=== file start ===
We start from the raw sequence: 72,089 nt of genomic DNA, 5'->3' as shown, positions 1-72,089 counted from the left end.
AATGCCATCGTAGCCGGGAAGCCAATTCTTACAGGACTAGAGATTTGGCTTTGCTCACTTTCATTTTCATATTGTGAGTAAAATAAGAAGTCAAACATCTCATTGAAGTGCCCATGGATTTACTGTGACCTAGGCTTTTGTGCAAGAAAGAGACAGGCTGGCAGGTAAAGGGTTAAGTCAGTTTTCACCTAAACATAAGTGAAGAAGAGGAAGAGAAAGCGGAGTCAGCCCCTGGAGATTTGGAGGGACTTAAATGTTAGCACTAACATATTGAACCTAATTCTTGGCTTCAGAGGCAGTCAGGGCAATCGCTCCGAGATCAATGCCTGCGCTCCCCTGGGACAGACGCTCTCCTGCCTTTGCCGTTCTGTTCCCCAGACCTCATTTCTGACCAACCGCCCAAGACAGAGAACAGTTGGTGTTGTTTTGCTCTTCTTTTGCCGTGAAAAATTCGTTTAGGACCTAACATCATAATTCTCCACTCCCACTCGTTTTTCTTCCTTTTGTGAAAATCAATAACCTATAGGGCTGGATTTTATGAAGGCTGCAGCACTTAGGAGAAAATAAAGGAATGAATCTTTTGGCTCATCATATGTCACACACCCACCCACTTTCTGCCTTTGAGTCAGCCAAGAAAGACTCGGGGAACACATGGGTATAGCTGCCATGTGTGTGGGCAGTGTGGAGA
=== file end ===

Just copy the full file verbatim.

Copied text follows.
We start from the raw sequence: 72,089 nt of genomic DNA, 5'->3' as shown, positions 1-72,089 counted from the left end.
AATGCCATCGTAGCCGGGAAGCCAATTCTTACAGGACTAGAGATTTGGCTTTGCTCACTTTCATTTTCATATTGTGAGTAAAATAAGAAGTCAAACATCTCATTGAAGTGCCCATGGATTTACTGTGACCTAGGCTTTTGTGCAAGAAAGAGACAGGCTGGCAGGTAAAGGGTTAAGTCAGTTTTCACCTAAACATAAGTGAAGAAGAGGAAGAGAAAGCGGAGTCAGCCCCTGGAGATTTGGAGGGACTTAAATGTTAGCACTAACATATTGAACCTAATTCTTGGCTTCAGAGGCAGTCAGGGCAATCGCTCCGAGATCAATGCCTGCGCTCCCCTGGGACAGACGCTCTCCTGCCTTTGCCGTTCTGTTCCCCAGACCTCATTTCTGACCAACCGCCCAAGACAGAGAACAGTTGGTGTTGTTTTGCTCTTCTTTTGCCGTGAAAAATTCGTTTAGGACCTAACATCATAATTCTCCACTCCCACTCGTTTTTCTTCCTTTTGTGAAAATCAATAACCTATAGGGCTGGATTTTATGAAGGCTGCAGCACTTAGGAGAAAATAAAGGAATGAATCTTTTGGCTCATCATATGTCACACACCCACCCACTTTCTGCCTTTGAGTCAGCCAAGAAAGACTCGGGGAACACATGGGTATAGCTGCCATGTGTGTGGGCAGTGTGGAGA